Keywords: Bayesian VAR, Dynamic Conditional Correlation, Density forecasting, Random Walk, Autoregressive model
    JEL: C11 C15 E17
    Date: 2015
  36. By: Holopainen, Markus (RiskLab Finland at Arcada University of Applied Sciences, Helsinki, Finland); Sarlin , Peter (Goethe University, Center of Excellence SAFE, Department of Economics, Hanken School of Economics, Helsinki, cRiskLab Finland at Arcada University of Applied Sciences, Helsinki, Finland)
    Abstract: This paper presents first steps toward robust early-warning models. We conduct a horse race of conventional statistical methods and more recent machine learning methods. As early-warning models based upon one approach are oftentimes built in isolation of other methods, the exercise is of high relevance for assessing the relative performance of a wide variety of methods. Further, we test various ensemble approaches to aggregating the information products of the built early-warning models, providing a more robust basis for measuring country-level vulnerabilities. Finally, we provide approaches to estimating model uncertainty in early-warning exercises, particularly model performance uncertainty and model output uncertainty. The approaches put forward in this paper are shown with Europe as a playground.
    Keywords: financial stability; early-warning models; horse race; ensembles; model uncertainty
    JEL: C43 E44 F30 G01 G15
    Date: 2015–03–04
  37. By: Hüser, Anne-Caroline
    Abstract: The banking system is highly interconnected and these connections can be conveniently represented as an interbank network. This survey presents a systematic overview of the recent advances in the theoretical literature on interbank networks. We assess our current understanding of the structure of interbank networks, of how network characteristics affect contagion in the banking system and of how banks form connections when faced with the possibility of contagion and systemic risk. In particular, we highlight how the theoretical literature on interbank networks offers a coherent way of studying interconnections, contagion processes and systemic risk, while emphasizing at the same time the challenges that must be addressed before general results on the link between the structure of the interbank network and financial stability can be established. The survey concludes with a discussion of the policy relevance of interbank network models with a special focus on macro-prudential policies and monetary policy.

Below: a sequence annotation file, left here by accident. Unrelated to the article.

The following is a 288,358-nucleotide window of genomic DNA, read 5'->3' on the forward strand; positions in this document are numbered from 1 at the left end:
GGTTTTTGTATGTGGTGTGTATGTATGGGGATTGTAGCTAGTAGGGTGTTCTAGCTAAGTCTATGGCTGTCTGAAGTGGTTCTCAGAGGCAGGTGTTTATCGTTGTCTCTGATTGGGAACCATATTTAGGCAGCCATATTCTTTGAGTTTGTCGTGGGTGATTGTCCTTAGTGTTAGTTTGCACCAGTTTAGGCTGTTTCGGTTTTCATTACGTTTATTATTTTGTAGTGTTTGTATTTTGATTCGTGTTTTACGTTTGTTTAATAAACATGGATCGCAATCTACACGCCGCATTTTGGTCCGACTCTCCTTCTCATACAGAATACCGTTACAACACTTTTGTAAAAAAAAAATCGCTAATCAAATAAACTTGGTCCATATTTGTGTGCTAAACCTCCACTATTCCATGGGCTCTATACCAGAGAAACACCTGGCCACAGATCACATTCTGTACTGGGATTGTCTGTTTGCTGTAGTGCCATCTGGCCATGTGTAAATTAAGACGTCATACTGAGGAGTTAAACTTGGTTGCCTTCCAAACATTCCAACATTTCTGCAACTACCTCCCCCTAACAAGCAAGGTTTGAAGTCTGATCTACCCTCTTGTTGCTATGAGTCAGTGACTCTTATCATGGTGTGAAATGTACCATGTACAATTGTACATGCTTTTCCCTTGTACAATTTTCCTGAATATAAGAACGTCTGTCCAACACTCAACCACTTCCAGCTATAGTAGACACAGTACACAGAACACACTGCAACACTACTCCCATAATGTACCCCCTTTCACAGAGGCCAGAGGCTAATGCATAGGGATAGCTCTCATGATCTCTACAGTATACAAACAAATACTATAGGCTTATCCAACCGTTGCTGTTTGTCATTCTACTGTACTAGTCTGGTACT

Keywords: interbank networks,systemic risk,contagion,banking,macro-prudential policy
    JEL: G21 E44 D85 G18 G01
    Date: 2015
  38. By: Jiri Rotschedl (University of Economics, Prague)
    Abstract: This paper deals with the relationship of short-term and long-term interest rates and the amount of deposits and loans of households. The aim is to demonstrate the relationship between interest and Current Discount Index (CDI). CDI expresses the growth rate of the ratio of loans to deposits of households. Author’s assumption is: increasing interest rates will reduce loans and increase savings. In the paper are savings considered to be identical with deposits in bank accounts. The results of the analysis show that households do not respond to changes in interest rates relative to the amount of loans and the amount of savings.
    Keywords: Interest Rate, Loans, Savings, Households, Current Discount Index
    JEL: D14 E29 E43
    Date: 2014–10
  39. By: Pawel Bialynicki-Birula (Cracow University of Economics)
    Abstract: Current financial crisis, branded as global, has severely affected economies of developed countries. Revenue drops, high deficits and debt forced actions taken in many countries to seek savings and changes of socio-economic structures. This paper concerns the issue of consequences of the downturn for healthcare sector in developed countries. It aims at obtaining answers to questions concerning the course of adjustments with respect to financing health expenditures, and, in particular, scale and rate of their possible reduction in the situations of high-pressure from public finances. In order, the issues of trends in basic economic parameters at the time of crisis, and then the volumes and tendencies for respective categories of healthcare expenditures have been discussed. Determinants of creation of new health care policy instruments on international scale involving implementation of rescue (bailout) programs in countries affected by the crisis have been discussed.
    Keywords: financial crisis, financing healthcare, healthcare systems, health policy
    JEL: H51 E60 G01
    Date: 2014–07
  40. By: Mehmet Mucuk (Selcuk University); Mustafa Tahir Demirsel (Selcuk University); Ä°brahim Erem Åžahin (Selcuk University)
    Abstract: With the globalization process, economic, commercial and technologic boundaries have become uncertain and in this way capital transfer has been possible between different countries. Capital transfers which is realized through short term foreign portfolio investment and foreign direct investment are very important especially for the countries of which national savings are inadequate. This study examines the long run relationship between foreign portfolio investment and economic growth for Turkish economy over the period 1990-2012 within framework of cointegration. The cointegration test findings indicate that there is no relationship between these variables in the long run. According to this result, foreign portfolio investments should not only support consumption but also should be used in more productive areas.
    Keywords: Foreign portfolio investments, Economic growth, Turkish economy, Cointegration
    JEL: A10 E00 F30
    Date: 2014–10
  41. By: Carlo Ciccarelli; Stefano Fenoaltea